The last couple of weeks have been frustrating for me. I lived most of my life without the electronic connections of cell phones and the Internet, but being disconnected from one of those can wreak havoc on one’s life or business. I’ve known teenagers who have cried when their cell phones were taken away. I’m not particularly addicted to either modern contrivance, fortunately.
Starting about two weeks ago my assistant, J.Q., and I were unable to access my website. This not only meant that we were unable to post blogs or videos, but that our website was also inaccessible to our customers. We had just announced a website-wide sale of our books and charts and had received no response at all. That in itself was suspicious. I was beginning to think that I’d retired from the music business but nobody bothered to tell me.
We tried to get the site up and running, only to find out that our domain name had expired. This struck us as peculiar, since we hadn’t received any notification. In the past I was always notified a month or two ahead of the expiration date. J.Q. contacted our domain name provider, only to be told to enter a pass code. He tried all our usual pass codes, but none of them worked.
Ultimately, he was able to talk online with Google, and found out that our site was registered years ago through another company. We had no record of this. It seems that some of the email sent to us wound up going to a defunct email address that we could not access. Miraculously, J. Q. got to the bottom of everything, re-registered our domain name, got our site back up and retrieved a huge stack of emails that were sent to us between October 2018 and February 2019. I have no idea why this mail was routed there, and for those five months. Or were there other months of irretrievable email? Who knows?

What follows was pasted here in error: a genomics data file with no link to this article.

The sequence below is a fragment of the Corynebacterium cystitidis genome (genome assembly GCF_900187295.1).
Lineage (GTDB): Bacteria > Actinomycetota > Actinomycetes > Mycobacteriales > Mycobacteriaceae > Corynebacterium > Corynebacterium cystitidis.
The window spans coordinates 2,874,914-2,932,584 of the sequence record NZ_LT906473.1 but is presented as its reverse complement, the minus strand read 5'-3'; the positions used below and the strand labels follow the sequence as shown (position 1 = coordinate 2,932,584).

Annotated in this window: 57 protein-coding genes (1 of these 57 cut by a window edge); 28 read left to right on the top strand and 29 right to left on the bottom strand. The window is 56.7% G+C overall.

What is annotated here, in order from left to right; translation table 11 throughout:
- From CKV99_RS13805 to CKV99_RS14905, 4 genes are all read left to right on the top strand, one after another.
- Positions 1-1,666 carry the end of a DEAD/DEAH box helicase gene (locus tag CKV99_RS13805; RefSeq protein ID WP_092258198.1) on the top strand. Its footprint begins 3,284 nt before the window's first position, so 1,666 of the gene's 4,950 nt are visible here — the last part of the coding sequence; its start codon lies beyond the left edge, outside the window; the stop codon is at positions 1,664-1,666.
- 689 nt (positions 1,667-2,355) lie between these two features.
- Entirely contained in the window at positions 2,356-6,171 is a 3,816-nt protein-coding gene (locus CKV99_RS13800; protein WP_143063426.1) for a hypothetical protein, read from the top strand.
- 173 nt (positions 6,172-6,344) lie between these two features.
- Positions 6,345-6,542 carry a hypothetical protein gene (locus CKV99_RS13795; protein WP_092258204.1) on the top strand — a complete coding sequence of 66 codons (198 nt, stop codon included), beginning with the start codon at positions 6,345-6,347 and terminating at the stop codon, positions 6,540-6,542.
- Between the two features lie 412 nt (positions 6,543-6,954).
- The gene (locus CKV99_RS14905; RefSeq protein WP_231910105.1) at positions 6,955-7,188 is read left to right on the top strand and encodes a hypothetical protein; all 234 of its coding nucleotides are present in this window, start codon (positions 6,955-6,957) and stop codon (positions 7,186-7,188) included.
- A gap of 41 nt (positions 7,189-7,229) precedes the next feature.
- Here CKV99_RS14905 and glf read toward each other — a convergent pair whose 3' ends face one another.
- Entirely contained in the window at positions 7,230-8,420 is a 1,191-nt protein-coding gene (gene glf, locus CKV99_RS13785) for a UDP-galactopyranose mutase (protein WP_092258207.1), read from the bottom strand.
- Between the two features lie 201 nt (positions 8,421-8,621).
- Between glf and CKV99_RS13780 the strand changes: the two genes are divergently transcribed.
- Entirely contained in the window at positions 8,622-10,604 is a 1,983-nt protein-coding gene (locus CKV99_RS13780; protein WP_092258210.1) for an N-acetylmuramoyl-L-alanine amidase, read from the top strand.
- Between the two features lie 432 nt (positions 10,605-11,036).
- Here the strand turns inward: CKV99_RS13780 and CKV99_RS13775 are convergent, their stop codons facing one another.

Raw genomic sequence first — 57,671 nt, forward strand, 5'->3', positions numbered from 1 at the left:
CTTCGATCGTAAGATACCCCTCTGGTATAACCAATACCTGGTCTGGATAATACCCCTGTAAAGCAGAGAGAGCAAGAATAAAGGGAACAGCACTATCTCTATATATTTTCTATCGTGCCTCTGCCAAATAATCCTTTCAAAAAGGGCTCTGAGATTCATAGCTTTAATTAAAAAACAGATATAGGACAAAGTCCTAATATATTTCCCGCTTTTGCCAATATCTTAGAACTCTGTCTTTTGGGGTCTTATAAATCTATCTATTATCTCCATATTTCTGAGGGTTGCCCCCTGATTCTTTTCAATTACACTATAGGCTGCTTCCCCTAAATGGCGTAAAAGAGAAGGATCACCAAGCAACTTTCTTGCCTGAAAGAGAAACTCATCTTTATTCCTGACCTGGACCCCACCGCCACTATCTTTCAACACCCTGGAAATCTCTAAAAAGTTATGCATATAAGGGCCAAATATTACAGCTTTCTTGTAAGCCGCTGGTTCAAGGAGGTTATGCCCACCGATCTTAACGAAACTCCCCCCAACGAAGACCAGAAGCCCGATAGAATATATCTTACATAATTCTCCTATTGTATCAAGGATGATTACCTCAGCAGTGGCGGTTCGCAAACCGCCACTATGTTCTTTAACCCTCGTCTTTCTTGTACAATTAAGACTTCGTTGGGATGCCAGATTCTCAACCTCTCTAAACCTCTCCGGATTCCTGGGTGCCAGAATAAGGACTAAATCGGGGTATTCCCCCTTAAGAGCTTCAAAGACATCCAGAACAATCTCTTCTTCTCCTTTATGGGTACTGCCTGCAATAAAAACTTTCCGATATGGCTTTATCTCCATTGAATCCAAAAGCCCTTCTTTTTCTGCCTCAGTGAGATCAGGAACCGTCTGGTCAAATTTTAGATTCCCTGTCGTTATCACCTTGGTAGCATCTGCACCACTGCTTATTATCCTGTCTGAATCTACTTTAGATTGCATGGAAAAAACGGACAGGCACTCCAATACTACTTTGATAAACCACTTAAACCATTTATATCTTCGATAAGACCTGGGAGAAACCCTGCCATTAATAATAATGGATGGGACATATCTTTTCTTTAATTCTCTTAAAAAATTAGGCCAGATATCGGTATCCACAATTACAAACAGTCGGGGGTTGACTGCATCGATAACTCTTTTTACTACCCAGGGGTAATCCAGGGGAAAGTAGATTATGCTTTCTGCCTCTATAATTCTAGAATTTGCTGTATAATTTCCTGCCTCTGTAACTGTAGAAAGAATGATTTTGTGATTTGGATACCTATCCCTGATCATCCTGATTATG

So, the bad news is that I lost a lot of business during those five months. There were requests for me to perform clinics all over the country as well as musical questions and interest in purchasing some of my music and books. I responded immediately to these old emails with a brief explanation and apology. I realized that all those people who wrote to me must have thought that I was blowing them off. I hope that I was able to mend those relationships at this late date.
All in all, I couldn’t feel angry about all this. There’s not much point in that. I can’t change the past. And then I started to feel really good. It seems that I’m much more popular than I thought I was last year.
It’s not that I was ever one who sought popularity or wealth. My goal has always to become the best musician I can be and to share my music and knowledge with others (musicians, students, listeners and readers) and hopefully enrich their lives to some small degree. I had a buddy in college who became a recording engineer, but after a few years decided to move out west and become a shrink. Five or ten years ago a mutual friend found him on Facebook. After no contact for 30 years, I received a message from him: “Glad to see you are still saving the world from bad music.” I would phrase it a different way. I strive to save the great music of the past and promote informed interpretations in addition to encouraging the creation and performance of new music that builds on the triumphs of the past.
If we don’t know our history, we are forced to reinvent it. Almost 50 years ago, my trumpet teacher, Jimmy Maxwell, said to me one day, “What if every generation all the music of the past were destroyed? Then we could have a Beethoven every 20 years.” The great fallacy here is that the culture that Beethoven lived in no longer exists. So much has changed in the last 200 years. And even if everything remained the same, there are no guarantees that such a genius would be born every generation and want to compose nine symphonies that would change the course of music forever.